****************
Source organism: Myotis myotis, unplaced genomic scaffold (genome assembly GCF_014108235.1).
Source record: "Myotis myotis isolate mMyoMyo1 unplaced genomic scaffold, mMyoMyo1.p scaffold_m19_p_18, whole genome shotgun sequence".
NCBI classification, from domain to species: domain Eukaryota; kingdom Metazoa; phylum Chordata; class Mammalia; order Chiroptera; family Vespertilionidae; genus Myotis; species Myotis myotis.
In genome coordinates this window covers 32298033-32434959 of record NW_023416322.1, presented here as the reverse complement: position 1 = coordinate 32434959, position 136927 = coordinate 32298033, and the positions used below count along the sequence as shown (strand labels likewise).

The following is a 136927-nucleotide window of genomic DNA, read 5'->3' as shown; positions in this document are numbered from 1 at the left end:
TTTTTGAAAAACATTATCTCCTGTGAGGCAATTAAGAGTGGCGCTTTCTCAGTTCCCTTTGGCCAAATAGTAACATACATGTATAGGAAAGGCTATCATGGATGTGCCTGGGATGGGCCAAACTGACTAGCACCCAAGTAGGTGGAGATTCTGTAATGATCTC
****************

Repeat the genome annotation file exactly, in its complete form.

Source organism: Myotis myotis, unplaced genomic scaffold (genome assembly GCF_014108235.1).
Source record: "Myotis myotis isolate mMyoMyo1 unplaced genomic scaffold, mMyoMyo1.p scaffold_m19_p_18, whole genome shotgun sequence".
NCBI classification, from domain to species: domain Eukaryota; kingdom Metazoa; phylum Chordata; class Mammalia; order Chiroptera; family Vespertilionidae; genus Myotis; species Myotis myotis.
In genome coordinates this window covers 32298033-32434959 of record NW_023416322.1, presented here as the reverse complement: position 1 = coordinate 32434959, position 136927 = coordinate 32298033, and the positions used below count along the sequence as shown (strand labels likewise).

The following is a 136927-nucleotide window of genomic DNA, read 5'->3' as shown; positions in this document are numbered from 1 at the left end:
TTTTTGAAAAACATTATCTCCTGTGAGGCAATTAAGAGTGGCGCTTTCTCAGTTCCCTTTGGCCAAATAGTAACATACATGTATAGGAAAGGCTATCATGGATGTGCCTGGGATGGGCCAAACTGACTAGCACCCAAGTAGGTGGAGATTCTGTAATGATCTC